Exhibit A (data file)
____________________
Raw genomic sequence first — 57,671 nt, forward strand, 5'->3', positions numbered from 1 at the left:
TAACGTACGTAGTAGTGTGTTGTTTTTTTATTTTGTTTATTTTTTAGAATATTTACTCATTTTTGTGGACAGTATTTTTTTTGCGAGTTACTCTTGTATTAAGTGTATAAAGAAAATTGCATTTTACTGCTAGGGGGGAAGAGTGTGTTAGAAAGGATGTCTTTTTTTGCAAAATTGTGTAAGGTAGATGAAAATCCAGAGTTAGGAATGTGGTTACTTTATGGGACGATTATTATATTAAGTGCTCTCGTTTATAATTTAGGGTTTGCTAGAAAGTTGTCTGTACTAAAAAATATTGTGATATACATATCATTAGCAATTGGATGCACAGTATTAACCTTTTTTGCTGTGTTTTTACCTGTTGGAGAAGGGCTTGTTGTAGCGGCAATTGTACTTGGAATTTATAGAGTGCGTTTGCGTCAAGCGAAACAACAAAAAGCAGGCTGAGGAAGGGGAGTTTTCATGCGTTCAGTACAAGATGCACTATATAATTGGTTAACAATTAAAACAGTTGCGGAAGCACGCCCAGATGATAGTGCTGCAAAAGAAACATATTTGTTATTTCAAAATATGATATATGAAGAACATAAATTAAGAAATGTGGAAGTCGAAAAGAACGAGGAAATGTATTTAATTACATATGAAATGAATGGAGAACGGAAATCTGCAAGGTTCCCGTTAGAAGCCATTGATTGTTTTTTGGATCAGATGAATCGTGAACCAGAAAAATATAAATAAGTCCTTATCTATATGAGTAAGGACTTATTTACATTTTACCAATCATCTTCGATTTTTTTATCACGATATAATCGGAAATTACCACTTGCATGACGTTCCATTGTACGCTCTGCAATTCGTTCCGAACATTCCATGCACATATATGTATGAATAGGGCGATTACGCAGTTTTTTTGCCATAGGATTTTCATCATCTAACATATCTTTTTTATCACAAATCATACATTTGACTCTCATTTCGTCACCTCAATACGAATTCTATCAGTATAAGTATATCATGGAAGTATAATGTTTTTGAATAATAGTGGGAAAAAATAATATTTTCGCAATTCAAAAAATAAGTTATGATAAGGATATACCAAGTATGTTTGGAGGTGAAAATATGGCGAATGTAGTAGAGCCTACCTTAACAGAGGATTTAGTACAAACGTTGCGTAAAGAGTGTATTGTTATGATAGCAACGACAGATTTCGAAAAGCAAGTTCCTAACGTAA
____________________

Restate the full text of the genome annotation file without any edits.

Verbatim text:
Raw genomic sequence first — 57,671 nt, forward strand, 5'->3', positions numbered from 1 at the left:
TAACGTACGTAGTAGTGTGTTGTTTTTTTATTTTGTTTATTTTTTAGAATATTTACTCATTTTTGTGGACAGTATTTTTTTTGCGAGTTACTCTTGTATTAAGTGTATAAAGAAAATTGCATTTTACTGCTAGGGGGGAAGAGTGTGTTAGAAAGGATGTCTTTTTTTGCAAAATTGTGTAAGGTAGATGAAAATCCAGAGTTAGGAATGTGGTTACTTTATGGGACGATTATTATATTAAGTGCTCTCGTTTATAATTTAGGGTTTGCTAGAAAGTTGTCTGTACTAAAAAATATTGTGATATACATATCATTAGCAATTGGATGCACAGTATTAACCTTTTTTGCTGTGTTTTTACCTGTTGGAGAAGGGCTTGTTGTAGCGGCAATTGTACTTGGAATTTATAGAGTGCGTTTGCGTCAAGCGAAACAACAAAAAGCAGGCTGAGGAAGGGGAGTTTTCATGCGTTCAGTACAAGATGCACTATATAATTGGTTAACAATTAAAACAGTTGCGGAAGCACGCCCAGATGATAGTGCTGCAAAAGAAACATATTTGTTATTTCAAAATATGATATATGAAGAACATAAATTAAGAAATGTGGAAGTCGAAAAGAACGAGGAAATGTATTTAATTACATATGAAATGAATGGAGAACGGAAATCTGCAAGGTTCCCGTTAGAAGCCATTGATTGTTTTTTGGATCAGATGAATCGTGAACCAGAAAAATATAAATAAGTCCTTATCTATATGAGTAAGGACTTATTTACATTTTACCAATCATCTTCGATTTTTTTATCACGATATAATCGGAAATTACCACTTGCATGACGTTCCATTGTACGCTCTGCAATTCGTTCCGAACATTCCATGCACATATATGTATGAATAGGGCGATTACGCAGTTTTTTTGCCATAGGATTTTCATCATCTAACATATCTTTTTTATCACAAATCATACATTTGACTCTCATTTCGTCACCTCAATACGAATTCTATCAGTATAAGTATATCATGGAAGTATAATGTTTTTGAATAATAGTGGGAAAAAATAATATTTTCGCAATTCAAAAAATAAGTTATGATAAGGATATACCAAGTATGTTTGGAGGTGAAAATATGGCGAATGTAGTAGAGCCTACCTTAACAGAGGATTTAGTACAAACGTTGCGTAAAGAGTGTATTGTTATGATAGCAACGACAGATTTCGAAAAGCAAGTTCCTAACGTAA